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Lightning's piece of WNBA history

KAYLA Alexander holding down the centre for MAC Adelaide Lightning in the 2018-19 WNBL season will give the club two quality WNBA imports for the first time in its history.

Alexander will join combo forward Nia Coffey in Chris Lucas’ slightly retooled team which still brings back its nucleus through Aimie Clydesdale, Nicole Seekamp, Lauren Nicholson, Colleen Planeta, and adds Commonwealth Games Gold Medallist and WNBL champion Stephanie Blicavs.

Four-time Olympian Laura Hodges will miss the season (pregnant), captain Abby Bishop and Canadian centre Ruth Hamblin lost to free agency.

Coffey, 22 and 185cm, starts for Las Vegas Aces - the relocated former San Antonio Stars franchise - while Alexander, 27 and 193cm, is coming off the bench for Indiana Fever.

Drafted at #8 in 2013 by San Antonio Stars after a spectacular four-year career at storied Syracuse University, Alexander left the Orange as the school’s  all-time leader in points (2,024), blocks (350), field goals (736), free throws made (552), free throws attempted (750) and games played (140).

At that point, Alexander (left) was only the second player from Syracuse selected in a WNBA Draft, becoming a regular in the San Antonio rotation, averaging 6.2 points and 3.1 rebounds in five seasons.

Traded this season to Indiana, the Canadian international is averaging 4.3 points at 63 per cent and 3.3 rebounds.

“I’ve never been to Australia before, so it will be a first for me,” Alexander said.

“It’s definitely going to be a new experience, but I’m looking forward to it.”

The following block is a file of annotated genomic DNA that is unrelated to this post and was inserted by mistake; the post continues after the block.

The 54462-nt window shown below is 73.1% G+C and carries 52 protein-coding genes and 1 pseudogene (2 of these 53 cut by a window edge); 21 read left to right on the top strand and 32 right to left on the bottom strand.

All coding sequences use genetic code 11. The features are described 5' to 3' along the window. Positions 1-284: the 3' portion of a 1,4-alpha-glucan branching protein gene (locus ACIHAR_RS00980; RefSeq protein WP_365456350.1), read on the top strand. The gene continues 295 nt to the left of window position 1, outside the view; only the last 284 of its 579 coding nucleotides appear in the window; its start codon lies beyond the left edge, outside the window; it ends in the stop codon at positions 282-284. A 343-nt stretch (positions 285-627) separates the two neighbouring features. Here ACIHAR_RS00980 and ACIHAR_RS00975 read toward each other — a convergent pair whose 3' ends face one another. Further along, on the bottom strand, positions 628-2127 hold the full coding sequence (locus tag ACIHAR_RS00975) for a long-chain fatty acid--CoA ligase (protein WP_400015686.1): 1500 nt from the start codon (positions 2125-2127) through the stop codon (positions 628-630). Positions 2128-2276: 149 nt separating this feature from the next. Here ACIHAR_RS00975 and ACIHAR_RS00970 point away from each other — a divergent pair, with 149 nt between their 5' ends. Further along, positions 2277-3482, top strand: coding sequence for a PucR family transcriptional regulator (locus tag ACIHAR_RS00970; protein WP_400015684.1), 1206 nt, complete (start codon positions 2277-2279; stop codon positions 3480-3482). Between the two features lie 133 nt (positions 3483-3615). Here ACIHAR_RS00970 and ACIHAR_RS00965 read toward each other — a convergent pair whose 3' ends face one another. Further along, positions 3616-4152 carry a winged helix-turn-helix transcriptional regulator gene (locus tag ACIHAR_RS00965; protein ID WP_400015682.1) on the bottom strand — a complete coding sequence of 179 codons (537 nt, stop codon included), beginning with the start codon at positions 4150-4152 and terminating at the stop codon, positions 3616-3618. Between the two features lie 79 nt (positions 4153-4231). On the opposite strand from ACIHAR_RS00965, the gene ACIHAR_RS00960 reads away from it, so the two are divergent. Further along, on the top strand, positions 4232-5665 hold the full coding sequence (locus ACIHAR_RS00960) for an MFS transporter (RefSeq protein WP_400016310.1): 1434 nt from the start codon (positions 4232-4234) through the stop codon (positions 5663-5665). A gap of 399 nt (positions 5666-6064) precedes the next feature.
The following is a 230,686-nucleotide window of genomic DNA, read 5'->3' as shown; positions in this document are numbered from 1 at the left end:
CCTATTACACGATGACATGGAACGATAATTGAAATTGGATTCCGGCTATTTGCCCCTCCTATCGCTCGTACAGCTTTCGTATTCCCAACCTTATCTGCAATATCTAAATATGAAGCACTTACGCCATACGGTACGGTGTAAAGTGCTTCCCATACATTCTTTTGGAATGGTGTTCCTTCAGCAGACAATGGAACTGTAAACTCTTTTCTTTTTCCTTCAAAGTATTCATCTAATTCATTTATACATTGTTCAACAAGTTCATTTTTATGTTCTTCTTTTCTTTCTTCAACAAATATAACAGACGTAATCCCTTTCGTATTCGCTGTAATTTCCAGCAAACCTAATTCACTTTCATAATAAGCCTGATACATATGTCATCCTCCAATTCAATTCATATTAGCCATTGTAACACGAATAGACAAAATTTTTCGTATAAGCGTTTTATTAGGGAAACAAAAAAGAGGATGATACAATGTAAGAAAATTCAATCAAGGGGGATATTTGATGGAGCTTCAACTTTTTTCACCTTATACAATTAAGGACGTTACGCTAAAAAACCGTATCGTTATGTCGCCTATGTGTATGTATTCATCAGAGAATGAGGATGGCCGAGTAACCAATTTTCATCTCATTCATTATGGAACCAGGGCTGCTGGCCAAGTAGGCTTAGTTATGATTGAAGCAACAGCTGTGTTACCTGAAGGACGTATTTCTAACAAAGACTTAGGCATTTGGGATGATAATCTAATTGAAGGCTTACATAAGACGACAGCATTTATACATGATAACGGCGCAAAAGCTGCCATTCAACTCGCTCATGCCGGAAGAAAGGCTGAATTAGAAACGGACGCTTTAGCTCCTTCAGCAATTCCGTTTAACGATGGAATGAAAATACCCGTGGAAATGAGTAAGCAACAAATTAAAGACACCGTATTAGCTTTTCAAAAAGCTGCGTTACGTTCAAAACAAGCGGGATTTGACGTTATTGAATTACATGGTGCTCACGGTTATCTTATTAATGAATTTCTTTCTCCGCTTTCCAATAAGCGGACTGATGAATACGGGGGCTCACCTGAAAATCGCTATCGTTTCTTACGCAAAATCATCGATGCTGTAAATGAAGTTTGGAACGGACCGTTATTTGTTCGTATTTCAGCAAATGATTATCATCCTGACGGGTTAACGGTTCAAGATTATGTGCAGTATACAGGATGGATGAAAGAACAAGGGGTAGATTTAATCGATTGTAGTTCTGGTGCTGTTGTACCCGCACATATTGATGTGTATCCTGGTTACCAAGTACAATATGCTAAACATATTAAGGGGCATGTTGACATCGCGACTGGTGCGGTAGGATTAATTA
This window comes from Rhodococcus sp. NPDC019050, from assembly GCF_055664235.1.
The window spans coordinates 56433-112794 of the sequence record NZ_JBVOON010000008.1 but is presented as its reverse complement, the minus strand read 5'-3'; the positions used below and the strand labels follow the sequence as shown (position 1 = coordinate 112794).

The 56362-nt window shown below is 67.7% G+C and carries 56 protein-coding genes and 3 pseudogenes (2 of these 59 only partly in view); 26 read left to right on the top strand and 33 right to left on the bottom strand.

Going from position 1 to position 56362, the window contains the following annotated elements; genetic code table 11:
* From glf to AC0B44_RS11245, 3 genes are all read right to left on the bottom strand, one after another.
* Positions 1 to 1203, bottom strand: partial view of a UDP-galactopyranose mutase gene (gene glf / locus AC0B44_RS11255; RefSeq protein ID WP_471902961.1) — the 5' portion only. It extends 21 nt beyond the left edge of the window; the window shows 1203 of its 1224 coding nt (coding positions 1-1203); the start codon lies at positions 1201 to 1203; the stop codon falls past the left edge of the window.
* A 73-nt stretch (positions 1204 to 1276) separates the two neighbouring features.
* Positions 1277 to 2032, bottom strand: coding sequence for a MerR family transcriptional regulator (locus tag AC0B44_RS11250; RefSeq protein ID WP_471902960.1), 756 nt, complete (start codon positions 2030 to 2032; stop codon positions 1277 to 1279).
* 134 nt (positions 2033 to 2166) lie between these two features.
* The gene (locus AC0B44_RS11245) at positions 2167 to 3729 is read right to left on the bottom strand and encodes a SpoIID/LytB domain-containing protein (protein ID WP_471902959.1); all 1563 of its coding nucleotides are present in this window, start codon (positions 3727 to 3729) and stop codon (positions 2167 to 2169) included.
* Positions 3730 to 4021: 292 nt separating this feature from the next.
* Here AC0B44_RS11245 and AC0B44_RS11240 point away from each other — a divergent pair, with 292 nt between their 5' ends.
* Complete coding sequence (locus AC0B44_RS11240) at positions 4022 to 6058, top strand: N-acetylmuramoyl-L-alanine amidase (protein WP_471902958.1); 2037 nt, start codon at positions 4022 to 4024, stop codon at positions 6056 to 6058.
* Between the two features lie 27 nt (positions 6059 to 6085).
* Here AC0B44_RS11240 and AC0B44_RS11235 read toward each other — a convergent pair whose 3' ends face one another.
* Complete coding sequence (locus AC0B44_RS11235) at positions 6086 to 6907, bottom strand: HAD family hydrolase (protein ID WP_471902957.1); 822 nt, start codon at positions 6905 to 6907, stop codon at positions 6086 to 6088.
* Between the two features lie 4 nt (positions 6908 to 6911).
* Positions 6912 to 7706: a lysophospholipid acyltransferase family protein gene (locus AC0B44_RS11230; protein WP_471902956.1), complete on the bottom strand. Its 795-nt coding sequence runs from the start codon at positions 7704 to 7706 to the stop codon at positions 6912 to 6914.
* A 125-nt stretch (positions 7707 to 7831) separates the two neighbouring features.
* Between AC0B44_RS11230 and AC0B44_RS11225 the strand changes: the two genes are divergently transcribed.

In past WNBA off-seasons, Alexander has played for Spartak Vidnoe Moscow Region in Russia and CJM Bourges Basket in France.

Donning the Lightning blue will reunite her with Coffey, the pair teammates last season at San Antonio.

“Kayla is the nicest person and I’m really excited I get to be her teammate again,” Coffey said.

“I’m just looking forward to being with her again because we’re not on the same (WNBA) team this year, so it will be great to be reunited.”

While Coffey brings an inside/outside component to her game and easily can slide over to the three-spot if Lucas chooses to run her together with Planeta at the four, Alexander will be Adelaide’s primary post.

“I hear the league is pretty competitive and really good,” Alexander said.

“There’s a lot of talented players, it’s pretty physical, so I’m looking forward to the competitiveness.

“I’m also looking forward to the player development aspect as well from the coaches.

“I think it should be fun. I’m looking forward to an overall great experience.”

Lucas, who spent much of the past month in Phoenix as the Mercury prepared for their WNBA season, said Alexander came strongly recommended.

“Her athleticism and work ethic, plus her potential to thrive in the WNBL impressed a lot of coaches who spoke very highly of her,” he said.

Lucas is confident both Coffey and Alexander will flourish, in much the same way Kelsey Griffin’s arrival in Australia in 2012 had a hugely positive impact on her WNBA career at Connecticut Sun.

Jun 3

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